Sunday, December 04, 2011

In My Naiivety About these Things

The way I understand Ricardo's Law of Comparative Advantage, it goes something like this:

Consider two countries, England and Portugal. England produces wool and wine. Annually, England can make 400 bales of wool and 200 barrels of wine. Portugal is also in the wool and wine business, but the Portuguese are less efficient. They can only produce 100 bales of wool and 100 barrels of wine per annum. Nevertheless, England should concentrate on producing wool and Portugal on making wine.  Even though England is more efficient at everything, it should concentrate on what it is most efficient at, while Portugal should devote itself to its area of greatest relative efficiency (i.e. the thing it is least inefficient at compared to England).

We know this because some maths shows that such a strategy will lead to the greatest total combined output of both products. The two countries can then trade and, assuming the price system works well, they will both be better off than before*.

This is supposedly the closest that economics gets to a physical law, what economists cite when they're asked to name something in their discipline that's definitely true. It's what smart people explain, speaking slowly and occasionally rolling their eyes, when naiive interlocutors wonder about the benefits of free trade.

But let's look at how freer trade and increased specialisation could play out. Imagine that wool production in Portugal is undertaken by smallholders while wine is grown on estates owned by a landed oligarchy. After the Portuguese government enthustiastically embraces its new FTA with England, the sheep farming land is put into wine production and the former wool producers work on the estates.  However, despite the overall gains from trade, the estate owners see no reason to pay more to either the new or the existing workers. In fact, maybe they can pay them less, since now there's little chance they'll run off and become a small-scale wool producer.

Later, some technological advances in wine production allows the Portuguese estate owners to increase production while laying off some of their workers. Fearful for their jobs, the remaining workers daren't ask for any pay increases.

This looks like it could lead to things getting worse for the majority of Portuguese who aren't wine estate owners. But never fear, an elightened Portuguese government ensures that the benefits of a growing economy are widely distributed. Having "grown the cake", the government receives increased tax revenues, which it uses to provide generous welfare payments to unemployed workers and increase funding for education.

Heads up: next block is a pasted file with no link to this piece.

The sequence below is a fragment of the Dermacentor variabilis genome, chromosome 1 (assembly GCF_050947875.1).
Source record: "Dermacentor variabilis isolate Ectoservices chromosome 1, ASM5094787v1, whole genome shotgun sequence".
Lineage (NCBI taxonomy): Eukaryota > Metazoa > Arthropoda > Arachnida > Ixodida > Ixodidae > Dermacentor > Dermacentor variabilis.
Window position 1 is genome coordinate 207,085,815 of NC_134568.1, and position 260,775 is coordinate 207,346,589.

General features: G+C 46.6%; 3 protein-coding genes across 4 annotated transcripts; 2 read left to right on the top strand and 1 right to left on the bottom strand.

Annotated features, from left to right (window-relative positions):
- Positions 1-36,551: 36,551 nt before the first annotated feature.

However, this government is voted out, as the opposition rails against the the "irresponsible bribes" to "unproductive parasites".  Why should the wealth producers give up their hard-earned income to support those who aren't contributing to the economy? Both the weathy wine estate owners and many of the embattled workers buy in to this argument.

This scenario is obviously simplified but may also sound rather familiar. You'd think that smart economists would factor in such changes to the political economy and would have done some serious thinking about how they could be addressed in the real world. You'd also think that in a democracy such changes would have to be thoroughly considered and negotiated before being accepted. But then, maybe I'm being naiive.

*If I'm working it out right, England could potentially end up with 450 bales of wool and 200 barrels of wine, while Portugal would have 150 bales of wool and 100 barrels of wine.

1 comment:

terence said...

Indeed, many of the more sophisticated models of international trade which form the bedrock of trade economics (and of many economists' support of free trade) predict rising inequality and, in some cases lower absolute levels of wealth for the least well off in a society.

The standard shoulder shrug in economics on this one is that "oh well well let transfers sort inequality out". Which is heroically naive to the realities of political economy.